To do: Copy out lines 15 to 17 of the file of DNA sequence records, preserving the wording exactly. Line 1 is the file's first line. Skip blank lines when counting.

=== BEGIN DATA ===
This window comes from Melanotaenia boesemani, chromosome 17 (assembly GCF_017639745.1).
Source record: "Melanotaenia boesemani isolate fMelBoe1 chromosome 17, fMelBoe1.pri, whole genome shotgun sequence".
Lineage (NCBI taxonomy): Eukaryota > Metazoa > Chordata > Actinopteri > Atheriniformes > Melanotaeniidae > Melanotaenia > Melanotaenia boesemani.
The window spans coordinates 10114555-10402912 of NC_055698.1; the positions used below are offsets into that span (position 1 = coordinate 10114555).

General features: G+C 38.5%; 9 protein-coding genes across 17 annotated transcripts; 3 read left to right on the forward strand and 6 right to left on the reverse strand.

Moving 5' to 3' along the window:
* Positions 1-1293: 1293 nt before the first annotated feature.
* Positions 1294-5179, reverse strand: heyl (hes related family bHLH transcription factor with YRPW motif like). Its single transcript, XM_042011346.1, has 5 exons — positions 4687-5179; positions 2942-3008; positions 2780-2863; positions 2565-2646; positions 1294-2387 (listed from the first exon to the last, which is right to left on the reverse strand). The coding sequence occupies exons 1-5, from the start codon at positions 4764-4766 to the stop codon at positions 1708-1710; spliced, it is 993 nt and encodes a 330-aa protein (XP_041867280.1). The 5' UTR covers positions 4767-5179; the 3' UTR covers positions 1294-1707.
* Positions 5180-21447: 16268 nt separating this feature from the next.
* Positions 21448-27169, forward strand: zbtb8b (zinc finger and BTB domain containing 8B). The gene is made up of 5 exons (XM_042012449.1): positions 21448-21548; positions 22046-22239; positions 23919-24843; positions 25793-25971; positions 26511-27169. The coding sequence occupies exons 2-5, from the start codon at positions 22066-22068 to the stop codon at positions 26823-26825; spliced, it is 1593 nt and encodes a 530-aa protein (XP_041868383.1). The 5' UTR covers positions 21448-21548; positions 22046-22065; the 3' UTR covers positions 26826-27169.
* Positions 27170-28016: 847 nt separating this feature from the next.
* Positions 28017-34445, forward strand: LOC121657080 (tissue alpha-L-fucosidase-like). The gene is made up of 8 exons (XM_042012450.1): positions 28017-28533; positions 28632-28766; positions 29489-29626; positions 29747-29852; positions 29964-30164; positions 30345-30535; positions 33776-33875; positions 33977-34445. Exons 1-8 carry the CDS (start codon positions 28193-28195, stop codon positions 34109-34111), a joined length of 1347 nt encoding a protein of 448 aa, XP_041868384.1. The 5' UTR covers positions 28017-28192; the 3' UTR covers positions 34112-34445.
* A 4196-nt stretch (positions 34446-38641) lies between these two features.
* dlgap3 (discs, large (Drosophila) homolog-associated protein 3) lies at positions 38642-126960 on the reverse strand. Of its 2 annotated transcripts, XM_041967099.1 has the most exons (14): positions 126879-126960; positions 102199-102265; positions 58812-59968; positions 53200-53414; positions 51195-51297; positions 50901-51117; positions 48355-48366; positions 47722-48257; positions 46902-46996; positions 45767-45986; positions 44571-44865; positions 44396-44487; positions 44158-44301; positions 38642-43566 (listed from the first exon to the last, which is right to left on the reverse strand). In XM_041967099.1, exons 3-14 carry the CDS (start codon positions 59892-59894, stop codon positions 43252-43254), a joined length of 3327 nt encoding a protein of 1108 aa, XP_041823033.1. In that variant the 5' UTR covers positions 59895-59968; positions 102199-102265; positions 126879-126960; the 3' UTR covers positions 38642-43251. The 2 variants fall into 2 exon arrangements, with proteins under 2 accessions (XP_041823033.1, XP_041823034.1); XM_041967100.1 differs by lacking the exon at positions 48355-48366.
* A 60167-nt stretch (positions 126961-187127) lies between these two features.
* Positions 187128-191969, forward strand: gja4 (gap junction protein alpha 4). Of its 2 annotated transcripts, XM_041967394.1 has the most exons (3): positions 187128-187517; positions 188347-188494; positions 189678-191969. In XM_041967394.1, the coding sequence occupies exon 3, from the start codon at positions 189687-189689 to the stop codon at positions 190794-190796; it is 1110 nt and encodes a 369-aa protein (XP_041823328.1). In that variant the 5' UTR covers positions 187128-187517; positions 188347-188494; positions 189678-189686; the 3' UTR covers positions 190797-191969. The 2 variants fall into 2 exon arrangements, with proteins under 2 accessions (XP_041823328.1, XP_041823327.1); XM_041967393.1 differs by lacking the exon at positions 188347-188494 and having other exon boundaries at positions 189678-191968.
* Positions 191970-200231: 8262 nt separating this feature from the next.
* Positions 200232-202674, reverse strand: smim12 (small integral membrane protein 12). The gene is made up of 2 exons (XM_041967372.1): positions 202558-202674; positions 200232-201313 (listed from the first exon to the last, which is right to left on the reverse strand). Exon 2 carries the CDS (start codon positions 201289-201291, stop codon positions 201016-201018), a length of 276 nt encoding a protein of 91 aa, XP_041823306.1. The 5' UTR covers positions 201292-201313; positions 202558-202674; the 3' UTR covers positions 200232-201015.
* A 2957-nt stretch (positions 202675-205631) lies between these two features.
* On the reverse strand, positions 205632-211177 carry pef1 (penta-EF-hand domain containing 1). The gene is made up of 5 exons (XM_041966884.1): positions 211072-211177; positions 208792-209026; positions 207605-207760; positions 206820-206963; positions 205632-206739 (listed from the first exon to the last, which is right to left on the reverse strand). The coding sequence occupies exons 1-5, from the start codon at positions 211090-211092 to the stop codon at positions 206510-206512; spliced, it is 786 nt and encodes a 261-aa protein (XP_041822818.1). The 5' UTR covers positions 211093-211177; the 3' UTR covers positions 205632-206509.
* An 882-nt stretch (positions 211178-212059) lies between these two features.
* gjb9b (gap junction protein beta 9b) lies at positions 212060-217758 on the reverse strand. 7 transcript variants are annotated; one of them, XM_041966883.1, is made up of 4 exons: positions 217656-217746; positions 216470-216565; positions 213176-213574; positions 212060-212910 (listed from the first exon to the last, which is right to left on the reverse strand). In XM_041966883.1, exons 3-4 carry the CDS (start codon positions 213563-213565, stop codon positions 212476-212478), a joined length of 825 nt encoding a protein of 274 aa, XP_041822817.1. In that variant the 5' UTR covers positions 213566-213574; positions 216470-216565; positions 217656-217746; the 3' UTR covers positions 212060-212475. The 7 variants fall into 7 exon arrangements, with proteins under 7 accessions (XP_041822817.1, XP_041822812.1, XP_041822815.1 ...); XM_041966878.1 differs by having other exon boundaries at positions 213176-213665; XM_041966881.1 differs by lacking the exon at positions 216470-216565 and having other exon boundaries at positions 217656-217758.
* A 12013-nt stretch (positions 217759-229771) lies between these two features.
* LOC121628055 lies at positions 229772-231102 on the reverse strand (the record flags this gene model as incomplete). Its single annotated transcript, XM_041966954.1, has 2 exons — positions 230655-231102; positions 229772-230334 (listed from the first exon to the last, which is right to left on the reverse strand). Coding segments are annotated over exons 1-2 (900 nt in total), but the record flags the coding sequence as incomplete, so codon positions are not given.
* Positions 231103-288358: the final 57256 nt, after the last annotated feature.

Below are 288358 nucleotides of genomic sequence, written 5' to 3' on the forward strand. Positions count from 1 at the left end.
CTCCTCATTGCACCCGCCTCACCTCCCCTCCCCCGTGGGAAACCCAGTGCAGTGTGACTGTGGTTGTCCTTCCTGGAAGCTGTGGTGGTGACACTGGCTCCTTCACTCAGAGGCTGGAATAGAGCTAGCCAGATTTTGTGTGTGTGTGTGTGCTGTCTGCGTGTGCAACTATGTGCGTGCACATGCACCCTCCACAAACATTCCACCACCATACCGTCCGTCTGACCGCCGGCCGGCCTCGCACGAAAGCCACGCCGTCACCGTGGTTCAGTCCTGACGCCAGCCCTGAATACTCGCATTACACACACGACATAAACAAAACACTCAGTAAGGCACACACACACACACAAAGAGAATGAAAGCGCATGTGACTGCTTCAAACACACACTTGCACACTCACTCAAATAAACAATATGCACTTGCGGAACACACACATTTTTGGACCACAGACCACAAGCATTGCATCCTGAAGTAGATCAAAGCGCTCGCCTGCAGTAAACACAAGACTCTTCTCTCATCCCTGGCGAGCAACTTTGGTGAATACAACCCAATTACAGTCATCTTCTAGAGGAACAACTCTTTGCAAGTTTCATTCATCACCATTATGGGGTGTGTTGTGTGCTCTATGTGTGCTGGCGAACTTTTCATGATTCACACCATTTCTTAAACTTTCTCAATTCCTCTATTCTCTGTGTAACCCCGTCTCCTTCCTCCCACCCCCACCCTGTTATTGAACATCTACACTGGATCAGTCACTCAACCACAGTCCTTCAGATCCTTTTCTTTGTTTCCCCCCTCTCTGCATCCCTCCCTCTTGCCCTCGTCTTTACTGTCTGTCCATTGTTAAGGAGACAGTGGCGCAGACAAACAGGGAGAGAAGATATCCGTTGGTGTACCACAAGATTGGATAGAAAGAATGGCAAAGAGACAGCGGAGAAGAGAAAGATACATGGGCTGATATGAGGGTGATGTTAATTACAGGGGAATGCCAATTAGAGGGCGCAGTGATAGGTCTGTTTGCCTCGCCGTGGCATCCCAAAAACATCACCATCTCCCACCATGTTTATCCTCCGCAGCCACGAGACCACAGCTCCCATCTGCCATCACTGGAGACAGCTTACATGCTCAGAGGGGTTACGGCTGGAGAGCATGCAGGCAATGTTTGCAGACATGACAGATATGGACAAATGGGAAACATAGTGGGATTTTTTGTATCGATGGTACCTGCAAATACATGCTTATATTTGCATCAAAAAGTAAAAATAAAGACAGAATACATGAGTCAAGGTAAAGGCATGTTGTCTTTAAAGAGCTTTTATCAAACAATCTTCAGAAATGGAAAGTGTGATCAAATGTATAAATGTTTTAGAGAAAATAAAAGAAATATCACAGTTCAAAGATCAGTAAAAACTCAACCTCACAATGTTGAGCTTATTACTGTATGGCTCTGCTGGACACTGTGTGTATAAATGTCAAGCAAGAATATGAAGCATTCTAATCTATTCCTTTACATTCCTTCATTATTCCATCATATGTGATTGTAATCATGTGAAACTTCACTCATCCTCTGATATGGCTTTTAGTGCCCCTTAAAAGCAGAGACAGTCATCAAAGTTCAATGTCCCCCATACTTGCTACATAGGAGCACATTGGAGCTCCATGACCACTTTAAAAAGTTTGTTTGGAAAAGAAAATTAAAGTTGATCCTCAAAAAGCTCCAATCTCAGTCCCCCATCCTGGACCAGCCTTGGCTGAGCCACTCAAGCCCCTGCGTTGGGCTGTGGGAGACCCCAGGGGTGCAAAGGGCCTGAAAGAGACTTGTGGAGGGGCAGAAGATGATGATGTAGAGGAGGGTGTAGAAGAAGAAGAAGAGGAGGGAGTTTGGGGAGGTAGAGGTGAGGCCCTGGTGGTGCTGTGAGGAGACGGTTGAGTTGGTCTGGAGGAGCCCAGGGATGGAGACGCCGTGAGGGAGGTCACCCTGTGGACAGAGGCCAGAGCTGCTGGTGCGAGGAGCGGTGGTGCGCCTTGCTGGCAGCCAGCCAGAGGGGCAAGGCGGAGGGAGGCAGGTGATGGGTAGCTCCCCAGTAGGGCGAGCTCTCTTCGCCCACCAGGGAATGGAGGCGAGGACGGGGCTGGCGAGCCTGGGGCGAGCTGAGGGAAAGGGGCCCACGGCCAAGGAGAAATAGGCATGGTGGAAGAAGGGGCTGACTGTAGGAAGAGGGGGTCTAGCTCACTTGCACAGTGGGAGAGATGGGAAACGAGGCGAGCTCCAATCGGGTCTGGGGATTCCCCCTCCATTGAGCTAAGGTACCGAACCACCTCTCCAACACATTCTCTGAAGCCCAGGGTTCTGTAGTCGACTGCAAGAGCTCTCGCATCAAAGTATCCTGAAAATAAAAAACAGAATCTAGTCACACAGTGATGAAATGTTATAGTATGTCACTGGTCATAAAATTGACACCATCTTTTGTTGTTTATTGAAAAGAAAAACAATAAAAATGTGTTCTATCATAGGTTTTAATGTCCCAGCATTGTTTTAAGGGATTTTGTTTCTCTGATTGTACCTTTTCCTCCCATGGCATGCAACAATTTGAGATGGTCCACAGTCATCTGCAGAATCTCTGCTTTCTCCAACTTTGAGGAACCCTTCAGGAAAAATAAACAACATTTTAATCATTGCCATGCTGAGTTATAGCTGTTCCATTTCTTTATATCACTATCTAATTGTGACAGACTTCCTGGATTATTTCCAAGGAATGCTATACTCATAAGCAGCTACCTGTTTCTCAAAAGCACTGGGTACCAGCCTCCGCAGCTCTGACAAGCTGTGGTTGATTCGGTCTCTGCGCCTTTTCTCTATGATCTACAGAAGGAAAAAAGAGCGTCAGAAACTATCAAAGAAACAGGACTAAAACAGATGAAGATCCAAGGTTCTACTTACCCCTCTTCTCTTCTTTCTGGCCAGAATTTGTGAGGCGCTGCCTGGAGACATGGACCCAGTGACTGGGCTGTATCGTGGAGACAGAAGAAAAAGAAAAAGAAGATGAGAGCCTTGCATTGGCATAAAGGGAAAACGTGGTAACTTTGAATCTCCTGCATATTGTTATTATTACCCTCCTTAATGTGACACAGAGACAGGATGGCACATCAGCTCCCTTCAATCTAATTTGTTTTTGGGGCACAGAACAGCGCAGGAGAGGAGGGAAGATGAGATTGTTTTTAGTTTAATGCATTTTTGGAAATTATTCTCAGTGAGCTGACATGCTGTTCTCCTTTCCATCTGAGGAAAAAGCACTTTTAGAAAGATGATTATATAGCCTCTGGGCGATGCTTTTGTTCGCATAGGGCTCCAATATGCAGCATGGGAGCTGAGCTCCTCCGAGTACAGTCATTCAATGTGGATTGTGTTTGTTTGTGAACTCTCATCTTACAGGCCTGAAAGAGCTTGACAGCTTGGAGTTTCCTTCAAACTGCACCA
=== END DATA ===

* A 60167-nt stretch (positions 126961-187127) lies between these two features.
* Positions 187128-191969, forward strand: gja4 (gap junction protein alpha 4). Of its 2 annotated transcripts, XM_041967394.1 has the most exons (3): positions 187128-187517; positions 188347-188494; positions 189678-191969. In XM_041967394.1, the coding sequence occupies exon 3, from the start codon at positions 189687-189689 to the stop codon at positions 190794-190796; it is 1110 nt and encodes a 369-aa protein (XP_041823328.1). In that variant the 5' UTR covers positions 187128-187517; positions 188347-188494; positions 189678-189686; the 3' UTR covers positions 190797-191969. The 2 variants fall into 2 exon arrangements, with proteins under 2 accessions (XP_041823328.1, XP_041823327.1); XM_041967393.1 differs by lacking the exon at positions 188347-188494 and having other exon boundaries at positions 189678-191968.
* Positions 191970-200231: 8262 nt separating this feature from the next.